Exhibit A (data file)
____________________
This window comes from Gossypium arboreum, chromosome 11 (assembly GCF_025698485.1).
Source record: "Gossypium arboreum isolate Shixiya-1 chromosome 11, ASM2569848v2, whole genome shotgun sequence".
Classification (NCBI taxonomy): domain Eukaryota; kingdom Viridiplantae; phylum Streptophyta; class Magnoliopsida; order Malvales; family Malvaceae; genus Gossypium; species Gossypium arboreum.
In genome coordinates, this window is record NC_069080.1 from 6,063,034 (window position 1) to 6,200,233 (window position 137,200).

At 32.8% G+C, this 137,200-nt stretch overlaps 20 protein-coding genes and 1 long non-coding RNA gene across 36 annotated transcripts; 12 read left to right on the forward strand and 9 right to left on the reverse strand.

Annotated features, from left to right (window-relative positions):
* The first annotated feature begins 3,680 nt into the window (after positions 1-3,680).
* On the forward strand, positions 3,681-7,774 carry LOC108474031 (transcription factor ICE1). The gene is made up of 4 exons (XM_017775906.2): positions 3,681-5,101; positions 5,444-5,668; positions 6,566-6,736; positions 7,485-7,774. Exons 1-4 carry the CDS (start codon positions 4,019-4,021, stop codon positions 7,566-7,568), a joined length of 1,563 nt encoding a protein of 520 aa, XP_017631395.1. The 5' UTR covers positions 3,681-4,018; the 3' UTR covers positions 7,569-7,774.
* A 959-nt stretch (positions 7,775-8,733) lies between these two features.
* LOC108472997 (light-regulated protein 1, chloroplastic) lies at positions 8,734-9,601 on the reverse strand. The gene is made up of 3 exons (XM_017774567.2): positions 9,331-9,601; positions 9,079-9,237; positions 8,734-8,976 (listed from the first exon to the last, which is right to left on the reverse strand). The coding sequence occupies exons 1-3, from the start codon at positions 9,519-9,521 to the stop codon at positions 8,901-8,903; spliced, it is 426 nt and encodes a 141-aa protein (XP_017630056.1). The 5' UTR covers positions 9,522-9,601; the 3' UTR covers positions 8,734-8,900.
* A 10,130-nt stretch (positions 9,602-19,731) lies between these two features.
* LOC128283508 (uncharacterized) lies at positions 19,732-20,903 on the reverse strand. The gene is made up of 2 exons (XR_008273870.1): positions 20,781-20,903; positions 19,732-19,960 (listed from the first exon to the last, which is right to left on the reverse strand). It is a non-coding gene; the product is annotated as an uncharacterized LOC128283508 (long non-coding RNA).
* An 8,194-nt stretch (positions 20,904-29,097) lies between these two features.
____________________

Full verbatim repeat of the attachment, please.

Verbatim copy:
This window comes from Gossypium arboreum, chromosome 11 (assembly GCF_025698485.1).
Source record: "Gossypium arboreum isolate Shixiya-1 chromosome 11, ASM2569848v2, whole genome shotgun sequence".
Classification (NCBI taxonomy): domain Eukaryota; kingdom Viridiplantae; phylum Streptophyta; class Magnoliopsida; order Malvales; family Malvaceae; genus Gossypium; species Gossypium arboreum.
In genome coordinates, this window is record NC_069080.1 from 6,063,034 (window position 1) to 6,200,233 (window position 137,200).

At 32.8% G+C, this 137,200-nt stretch overlaps 20 protein-coding genes and 1 long non-coding RNA gene across 36 annotated transcripts; 12 read left to right on the forward strand and 9 right to left on the reverse strand.

Annotated features, from left to right (window-relative positions):
* The first annotated feature begins 3,680 nt into the window (after positions 1-3,680).
* On the forward strand, positions 3,681-7,774 carry LOC108474031 (transcription factor ICE1). The gene is made up of 4 exons (XM_017775906.2): positions 3,681-5,101; positions 5,444-5,668; positions 6,566-6,736; positions 7,485-7,774. Exons 1-4 carry the CDS (start codon positions 4,019-4,021, stop codon positions 7,566-7,568), a joined length of 1,563 nt encoding a protein of 520 aa, XP_017631395.1. The 5' UTR covers positions 3,681-4,018; the 3' UTR covers positions 7,569-7,774.
* A 959-nt stretch (positions 7,775-8,733) lies between these two features.
* LOC108472997 (light-regulated protein 1, chloroplastic) lies at positions 8,734-9,601 on the reverse strand. The gene is made up of 3 exons (XM_017774567.2): positions 9,331-9,601; positions 9,079-9,237; positions 8,734-8,976 (listed from the first exon to the last, which is right to left on the reverse strand). The coding sequence occupies exons 1-3, from the start codon at positions 9,519-9,521 to the stop codon at positions 8,901-8,903; spliced, it is 426 nt and encodes a 141-aa protein (XP_017630056.1). The 5' UTR covers positions 9,522-9,601; the 3' UTR covers positions 8,734-8,900.
* A 10,130-nt stretch (positions 9,602-19,731) lies between these two features.
* LOC128283508 (uncharacterized) lies at positions 19,732-20,903 on the reverse strand. The gene is made up of 2 exons (XR_008273870.1): positions 20,781-20,903; positions 19,732-19,960 (listed from the first exon to the last, which is right to left on the reverse strand). It is a non-coding gene; the product is annotated as an uncharacterized LOC128283508 (long non-coding RNA).
* An 8,194-nt stretch (positions 20,904-29,097) lies between these two features.